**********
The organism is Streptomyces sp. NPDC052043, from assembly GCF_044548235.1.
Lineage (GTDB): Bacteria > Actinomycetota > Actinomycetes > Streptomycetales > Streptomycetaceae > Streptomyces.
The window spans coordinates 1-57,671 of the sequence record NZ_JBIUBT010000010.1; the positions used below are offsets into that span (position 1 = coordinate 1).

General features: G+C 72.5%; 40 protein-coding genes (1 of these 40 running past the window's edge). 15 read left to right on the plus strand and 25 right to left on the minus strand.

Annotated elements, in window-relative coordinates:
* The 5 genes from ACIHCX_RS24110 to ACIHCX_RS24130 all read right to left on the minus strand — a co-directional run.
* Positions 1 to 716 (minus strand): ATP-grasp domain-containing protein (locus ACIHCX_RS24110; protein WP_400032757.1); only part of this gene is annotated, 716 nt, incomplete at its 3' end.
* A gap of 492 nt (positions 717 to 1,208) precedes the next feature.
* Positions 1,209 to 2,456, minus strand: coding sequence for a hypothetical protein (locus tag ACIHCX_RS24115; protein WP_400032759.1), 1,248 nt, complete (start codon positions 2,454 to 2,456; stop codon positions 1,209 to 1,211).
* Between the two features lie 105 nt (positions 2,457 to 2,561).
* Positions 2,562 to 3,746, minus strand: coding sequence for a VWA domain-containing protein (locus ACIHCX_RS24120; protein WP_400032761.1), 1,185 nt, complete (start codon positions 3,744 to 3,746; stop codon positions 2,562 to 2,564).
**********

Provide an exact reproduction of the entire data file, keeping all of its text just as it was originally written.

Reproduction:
The organism is Streptomyces sp. NPDC052043, from assembly GCF_044548235.1.
Lineage (GTDB): Bacteria > Actinomycetota > Actinomycetes > Streptomycetales > Streptomycetaceae > Streptomyces.
The window spans coordinates 1-57,671 of the sequence record NZ_JBIUBT010000010.1; the positions used below are offsets into that span (position 1 = coordinate 1).

General features: G+C 72.5%; 40 protein-coding genes (1 of these 40 running past the window's edge). 15 read left to right on the plus strand and 25 right to left on the minus strand.

Annotated elements, in window-relative coordinates:
* The 5 genes from ACIHCX_RS24110 to ACIHCX_RS24130 all read right to left on the minus strand — a co-directional run.
* Positions 1 to 716 (minus strand): ATP-grasp domain-containing protein (locus ACIHCX_RS24110; protein WP_400032757.1); only part of this gene is annotated, 716 nt, incomplete at its 3' end.
* A gap of 492 nt (positions 717 to 1,208) precedes the next feature.
* Positions 1,209 to 2,456, minus strand: coding sequence for a hypothetical protein (locus tag ACIHCX_RS24115; protein WP_400032759.1), 1,248 nt, complete (start codon positions 2,454 to 2,456; stop codon positions 1,209 to 1,211).
* Between the two features lie 105 nt (positions 2,457 to 2,561).
* Positions 2,562 to 3,746, minus strand: coding sequence for a VWA domain-containing protein (locus ACIHCX_RS24120; protein WP_400032761.1), 1,185 nt, complete (start codon positions 3,744 to 3,746; stop codon positions 2,562 to 2,564).